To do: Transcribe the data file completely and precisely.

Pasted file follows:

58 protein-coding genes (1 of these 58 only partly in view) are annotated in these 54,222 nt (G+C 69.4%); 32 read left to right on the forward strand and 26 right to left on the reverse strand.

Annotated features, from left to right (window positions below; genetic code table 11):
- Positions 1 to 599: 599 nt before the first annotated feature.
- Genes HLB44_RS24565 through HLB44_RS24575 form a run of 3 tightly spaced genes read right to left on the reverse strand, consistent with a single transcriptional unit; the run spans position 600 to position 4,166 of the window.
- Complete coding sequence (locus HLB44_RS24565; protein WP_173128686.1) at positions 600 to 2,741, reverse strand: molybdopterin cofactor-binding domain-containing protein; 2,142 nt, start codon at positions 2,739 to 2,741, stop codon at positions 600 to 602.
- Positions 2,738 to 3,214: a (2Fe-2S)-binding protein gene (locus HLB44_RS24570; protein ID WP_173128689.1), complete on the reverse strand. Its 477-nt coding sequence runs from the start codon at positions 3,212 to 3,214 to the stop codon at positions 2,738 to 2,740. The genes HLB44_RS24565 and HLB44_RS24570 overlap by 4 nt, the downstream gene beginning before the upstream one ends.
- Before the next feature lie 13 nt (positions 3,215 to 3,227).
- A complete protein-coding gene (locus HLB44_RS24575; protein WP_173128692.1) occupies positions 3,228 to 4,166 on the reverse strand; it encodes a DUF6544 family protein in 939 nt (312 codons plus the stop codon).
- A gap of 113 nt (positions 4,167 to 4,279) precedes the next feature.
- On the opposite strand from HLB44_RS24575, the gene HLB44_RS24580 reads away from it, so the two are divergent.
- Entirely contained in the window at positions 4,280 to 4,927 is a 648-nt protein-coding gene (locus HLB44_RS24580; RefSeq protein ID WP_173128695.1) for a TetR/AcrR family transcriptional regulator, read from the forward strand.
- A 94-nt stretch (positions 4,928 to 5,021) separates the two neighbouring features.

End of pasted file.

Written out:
58 protein-coding genes (1 of these 58 only partly in view) are annotated in these 54,222 nt (G+C 69.4%); 32 read left to right on the forward strand and 26 right to left on the reverse strand.

Annotated features, from left to right (window positions below; genetic code table 11):
- Positions 1 to 599: 599 nt before the first annotated feature.
- Genes HLB44_RS24565 through HLB44_RS24575 form a run of 3 tightly spaced genes read right to left on the reverse strand, consistent with a single transcriptional unit; the run spans position 600 to position 4,166 of the window.
- Complete coding sequence (locus HLB44_RS24565; protein WP_173128686.1) at positions 600 to 2,741, reverse strand: molybdopterin cofactor-binding domain-containing protein; 2,142 nt, start codon at positions 2,739 to 2,741, stop codon at positions 600 to 602.
- Positions 2,738 to 3,214: a (2Fe-2S)-binding protein gene (locus HLB44_RS24570; protein ID WP_173128689.1), complete on the reverse strand. Its 477-nt coding sequence runs from the start codon at positions 3,212 to 3,214 to the stop codon at positions 2,738 to 2,740. The genes HLB44_RS24565 and HLB44_RS24570 overlap by 4 nt, the downstream gene beginning before the upstream one ends.
- Before the next feature lie 13 nt (positions 3,215 to 3,227).
- A complete protein-coding gene (locus HLB44_RS24575; protein WP_173128692.1) occupies positions 3,228 to 4,166 on the reverse strand; it encodes a DUF6544 family protein in 939 nt (312 codons plus the stop codon).
- A gap of 113 nt (positions 4,167 to 4,279) precedes the next feature.
- On the opposite strand from HLB44_RS24575, the gene HLB44_RS24580 reads away from it, so the two are divergent.
- Entirely contained in the window at positions 4,280 to 4,927 is a 648-nt protein-coding gene (locus HLB44_RS24580; RefSeq protein ID WP_173128695.1) for a TetR/AcrR family transcriptional regulator, read from the forward strand.
- A 94-nt stretch (positions 4,928 to 5,021) separates the two neighbouring features.